When I hear of my brothers and sisters in the faith protesting full equality for gay people in the name of the Bible, it reminds me of a fake brochure that was going around a few years ago. On the cover were the words, “Open this for everything Jesus ever said about Homosexuality.”
And, of course, if you opened it up, it was blank, absolutely blank.
It’s true. Jesus never said a single word about gays or lesbians or same-gender marriage, or any of the other social issues that so many people seem to be possessed with today.
There are, of course, other places in the Bible that talk about various forms of same-gender coupling. The Apostle Paul, for example, in one of his letters, condemned a particularly horrendous practice in ancient
And then there are the famous passages in Leviticus 18 and 20, that are often used by people to excoriate Gays. Chapter 18 says that it is an “abomination” if a man “lies” with someone who is “of his own flesh” (with the odd exception of his sister or daughter), or neighbors, or animals or another man. Then chapter 20 says that if a male is caught doing any of those things, then all of them—men, women, and animals—should be taken to the edge of town and killed, some by fire, some with rocks. Um, in my most religious moments, I don’t think I would want to enact those provisions into law.
Now, it’s not as though Jesus didn’t have strong opinions on other things. He railed against people who were wealthy or powerful, or who oppressed the poor, the sick and the weak. But he never said a word about two women who met playing bridge and fell in love and then wanted to seal their love in holy matrimony.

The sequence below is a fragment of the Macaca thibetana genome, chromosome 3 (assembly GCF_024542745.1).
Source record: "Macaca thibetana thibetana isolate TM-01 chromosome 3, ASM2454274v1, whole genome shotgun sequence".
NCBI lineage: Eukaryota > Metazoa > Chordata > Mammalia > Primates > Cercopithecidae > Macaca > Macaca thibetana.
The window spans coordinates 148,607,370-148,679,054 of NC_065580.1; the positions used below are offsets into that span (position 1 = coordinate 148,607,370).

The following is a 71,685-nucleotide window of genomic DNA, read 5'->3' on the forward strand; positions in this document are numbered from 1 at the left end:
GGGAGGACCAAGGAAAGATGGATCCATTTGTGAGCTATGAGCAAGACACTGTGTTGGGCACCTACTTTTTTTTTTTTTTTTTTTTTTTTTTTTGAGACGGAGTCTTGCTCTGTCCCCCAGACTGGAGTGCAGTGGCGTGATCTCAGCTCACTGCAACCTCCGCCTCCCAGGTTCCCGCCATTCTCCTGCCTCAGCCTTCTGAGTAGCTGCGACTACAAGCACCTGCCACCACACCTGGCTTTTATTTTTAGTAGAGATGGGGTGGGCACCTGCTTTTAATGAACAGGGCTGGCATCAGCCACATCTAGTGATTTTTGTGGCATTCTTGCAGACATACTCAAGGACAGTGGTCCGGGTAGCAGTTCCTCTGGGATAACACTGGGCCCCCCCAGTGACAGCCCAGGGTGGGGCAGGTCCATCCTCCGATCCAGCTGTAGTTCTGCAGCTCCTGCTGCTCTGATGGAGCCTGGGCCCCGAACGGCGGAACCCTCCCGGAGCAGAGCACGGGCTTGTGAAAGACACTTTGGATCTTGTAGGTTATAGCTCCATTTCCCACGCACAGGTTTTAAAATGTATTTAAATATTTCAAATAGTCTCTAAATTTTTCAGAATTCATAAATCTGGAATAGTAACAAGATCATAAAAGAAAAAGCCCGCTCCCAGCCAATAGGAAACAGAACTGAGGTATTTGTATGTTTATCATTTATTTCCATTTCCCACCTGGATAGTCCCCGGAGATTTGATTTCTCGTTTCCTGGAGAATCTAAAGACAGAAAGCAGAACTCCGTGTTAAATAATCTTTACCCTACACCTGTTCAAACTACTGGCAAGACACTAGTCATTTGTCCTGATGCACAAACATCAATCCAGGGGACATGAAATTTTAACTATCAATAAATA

He talked a lot about welcoming in those who were —as we might say today—“marginalized”: Samaritans, lepers, and even women (men were not supposed to even talk to a woman, though Jesus often did). But he never said anything about two young men who meet in college and fall in love but can never tell anyone because their church has told them that their love is a sin.
Jesus’ sense of radical openness to all kinds of people was very controversial in his day and it still is today. He said to go out into the highways and byways and bring in the kinds of people that most of us would not want to have in our family and seat at our table. In fact, that attitude of his was probably one of the things that got him killed. And following in his footsteps today isn’t easy.
But I’m not a Christian because what Jesus said was easy. I’m a Christian because what he said was true.
When I hear people like Jerry Falwell, may he rest in peace, or Pat Robertson, or Franklin Graham, or James Dobson, all say that we should keep whole groups of people from getting married, I don’t know where they’re going with that, but I think I’m going with Jesus.
When I hear so many politicians—most of whom are Christians or at least religious—say that it’s legal for Brittney Spears to have a one-day marriage because she got drunk in a bar, but that we need to re-write the constitution to protect us from the two gay guys who lived across the street from my mother and took care of her when she was old and sick, I think I’m going with Jesus.
When the chips are down and the going gets rough, and people are claiming that we need to protect ourselves from a dangerous wave of tolerance, and openness, and acceptance, I think I’m going with Jesus.
I'm a Christian, therefore I think I have to believe in same-gender marriage.